Approaching the Generational Divide

In the information age, it is clear that traditional modes of philanthropic giving such as phone-a-thons, mail solicitations, and traditional foundation resonate less with today's young people. This presents a unique challenge, as new methods must be developed to inspire and encourage philanthropy while still retaining many of the 'tried and true' ways familiar to the preceding generations. Additionally, while members of Generations X and Y are not known for honoring the social norms of polite society, privilege and money are increasingly uncomfortable topics for discussion. According to contemporary sociologist Robert Wuthnow, "Money is perhaps the topic that remains most subject to deep norms of stricture and taboo. More than sex, heath, death or any other aspect of personal life, it is the one most difficult for us to discuss in public" (Kass, 219). Without discussing dollar figures, recognizing the advantages that accompany privilege and teaching stewardship of wealth are necessary to lead the next generation to meaningful philanthropic involvement.

Despite the challenges, leaders from this age cohort have emerged to ensure the future of charitable giving. Several inspiring individuals have stepped up to confront the obligations that accompany privilege by creating non-profit organizations that offer education, support and training. These leaders have paved the way for the future of philanthropy and inspire others to make change through their access to wealth. Two such organizations are Resource Generation LINK: and 21/64. LINK In addition to there are several organizations designed to support multi-generational philanthropy. One such place is the Jewish Funders Network LINK provides philanthropy programs for families as well as a plethora of other services.

Resource Generation
According to their mission, Resource Generation engages young people with financial means who supporting and challenge each other to effect progressive social change. They seek to use financial and other resources to create change in creative and responsible ways. The group seeks to aid young people with wealth in the complex process of aligning their personal and political ideals with their philanthropy and investments. Looking to cross the boundaries created by wealth, they aim to strengthen cross-class cooperation in an effort to make change.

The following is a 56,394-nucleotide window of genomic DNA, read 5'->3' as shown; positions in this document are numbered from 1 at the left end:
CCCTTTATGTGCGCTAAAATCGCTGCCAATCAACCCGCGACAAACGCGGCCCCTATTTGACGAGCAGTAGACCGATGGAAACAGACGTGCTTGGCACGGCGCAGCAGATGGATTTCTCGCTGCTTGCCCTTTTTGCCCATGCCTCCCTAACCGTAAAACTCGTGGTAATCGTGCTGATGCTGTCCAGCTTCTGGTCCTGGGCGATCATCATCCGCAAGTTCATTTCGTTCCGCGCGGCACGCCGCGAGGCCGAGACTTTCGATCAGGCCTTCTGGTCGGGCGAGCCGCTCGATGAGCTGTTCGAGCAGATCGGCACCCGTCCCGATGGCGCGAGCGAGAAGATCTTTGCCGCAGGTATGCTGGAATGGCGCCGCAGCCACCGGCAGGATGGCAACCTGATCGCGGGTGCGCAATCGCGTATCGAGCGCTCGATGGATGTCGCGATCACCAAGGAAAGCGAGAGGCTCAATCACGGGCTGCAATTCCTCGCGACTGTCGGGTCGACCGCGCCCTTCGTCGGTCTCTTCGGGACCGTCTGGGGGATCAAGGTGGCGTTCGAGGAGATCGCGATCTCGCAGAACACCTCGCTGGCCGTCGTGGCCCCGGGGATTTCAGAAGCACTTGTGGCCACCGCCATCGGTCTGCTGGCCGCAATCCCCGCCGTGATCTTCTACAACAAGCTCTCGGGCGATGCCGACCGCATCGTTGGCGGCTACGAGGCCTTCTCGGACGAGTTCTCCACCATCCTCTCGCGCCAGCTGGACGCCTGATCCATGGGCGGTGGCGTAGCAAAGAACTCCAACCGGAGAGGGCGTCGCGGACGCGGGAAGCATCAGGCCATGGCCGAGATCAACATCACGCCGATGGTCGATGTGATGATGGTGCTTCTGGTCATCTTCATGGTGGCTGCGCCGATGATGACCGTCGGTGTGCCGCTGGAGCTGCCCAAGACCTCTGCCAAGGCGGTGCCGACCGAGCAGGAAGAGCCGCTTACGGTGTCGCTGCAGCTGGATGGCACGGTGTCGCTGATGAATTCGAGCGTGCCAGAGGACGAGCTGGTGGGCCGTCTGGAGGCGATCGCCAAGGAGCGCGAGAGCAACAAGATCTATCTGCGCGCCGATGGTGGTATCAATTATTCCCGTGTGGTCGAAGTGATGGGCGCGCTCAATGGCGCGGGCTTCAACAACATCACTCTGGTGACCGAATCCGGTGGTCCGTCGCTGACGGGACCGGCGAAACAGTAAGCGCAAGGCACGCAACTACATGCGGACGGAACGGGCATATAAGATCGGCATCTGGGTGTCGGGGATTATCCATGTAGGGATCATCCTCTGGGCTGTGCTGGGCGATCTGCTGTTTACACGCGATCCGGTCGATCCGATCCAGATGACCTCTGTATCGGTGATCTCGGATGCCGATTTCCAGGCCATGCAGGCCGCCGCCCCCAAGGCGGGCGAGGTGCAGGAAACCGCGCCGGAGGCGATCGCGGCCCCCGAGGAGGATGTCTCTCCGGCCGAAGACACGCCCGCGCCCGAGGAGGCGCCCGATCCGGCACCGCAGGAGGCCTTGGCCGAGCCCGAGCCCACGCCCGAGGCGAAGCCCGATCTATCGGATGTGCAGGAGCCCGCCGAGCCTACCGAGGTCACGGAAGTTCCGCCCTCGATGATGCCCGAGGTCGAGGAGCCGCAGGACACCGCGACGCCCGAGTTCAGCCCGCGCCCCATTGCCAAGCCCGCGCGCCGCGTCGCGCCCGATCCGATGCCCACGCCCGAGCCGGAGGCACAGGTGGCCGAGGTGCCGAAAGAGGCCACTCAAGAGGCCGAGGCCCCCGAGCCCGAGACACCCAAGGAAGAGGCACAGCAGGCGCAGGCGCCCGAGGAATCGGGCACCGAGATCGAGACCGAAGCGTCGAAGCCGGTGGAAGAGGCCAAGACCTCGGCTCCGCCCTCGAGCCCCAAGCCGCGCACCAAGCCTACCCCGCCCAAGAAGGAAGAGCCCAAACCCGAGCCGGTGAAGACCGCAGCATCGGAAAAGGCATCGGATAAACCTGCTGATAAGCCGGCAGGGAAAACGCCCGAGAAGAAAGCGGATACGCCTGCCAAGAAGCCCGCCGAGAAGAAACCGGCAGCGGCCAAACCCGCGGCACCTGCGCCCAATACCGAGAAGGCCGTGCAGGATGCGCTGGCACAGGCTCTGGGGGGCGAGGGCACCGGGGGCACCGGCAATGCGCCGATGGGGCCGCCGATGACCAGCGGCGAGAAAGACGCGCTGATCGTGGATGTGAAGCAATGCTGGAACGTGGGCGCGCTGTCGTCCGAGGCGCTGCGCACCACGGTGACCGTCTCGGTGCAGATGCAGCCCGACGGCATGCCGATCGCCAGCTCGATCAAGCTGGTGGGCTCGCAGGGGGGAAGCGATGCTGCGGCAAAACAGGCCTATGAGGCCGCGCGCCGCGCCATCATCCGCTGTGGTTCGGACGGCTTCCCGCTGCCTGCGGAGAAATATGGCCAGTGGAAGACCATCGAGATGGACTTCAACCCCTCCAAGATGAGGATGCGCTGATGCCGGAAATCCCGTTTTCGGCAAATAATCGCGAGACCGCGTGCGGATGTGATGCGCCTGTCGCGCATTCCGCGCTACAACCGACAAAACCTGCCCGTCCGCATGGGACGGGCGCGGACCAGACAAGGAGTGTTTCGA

The basic premise of Resource Generation is a simple one, in order to make change in the world we need to know our history and ourselves. Adults of this generation who grew up in privilege and have adopted liberal or even radical values can feel embarrassed by their privilege and reject the world in which they were raised. Resource Generation offers programs to help individuals confront privilege and use their access to wealth and power to create the social change that matters to them.

In addition to Classified, RG's resource on addressing privilege, Creating Change through Family Philanthropy: the Next Generation addresses the challenges of multi-generational philanthropy. Cooperation between age brackets is especially important considering the estimation that the transfer of wealth over the next 55 years to the next generation is cited as $41 trillion dollars. This could be a 'golden age of philanthropy', but many families struggle to involve the next generation in the same modes and methods of charitable giving that reflect the values of a previous generation.

Creating Change Through Family Philanthropy gives member of this 'next generation' tools to both participate in and transform the field of family giving. Including personal stories and concrete steps to take, this book can serve as a guide to young people who seek a relevant way to be involved in the philanthropic work of their families. This also can help people the tools they need to not just participate but help transform the field itself. Complete with personal stories and exercises, this guide is also an essential resource for anyone who works with families with wealth.

Creating Change Through Family Philanthropy
Goldberg, Alison & Karen Pittleman, Resource Generation.
Soft Skull Press, 2007.

Addressing the enormous transfer of wealth that will take place within the next decades, 21/64 aims to address generational differences that cause conflict when multiple generations of a family gather at a conference table. As a division of the Andrea and Charles Bronfman Philanthropies, 21/64 serves individuals to federations in times of generational transition. By facilitating the process of values clarification, strategic visioning and communicating, the experts at 21/64 recognized the challenges of family philanthropy and address them head on.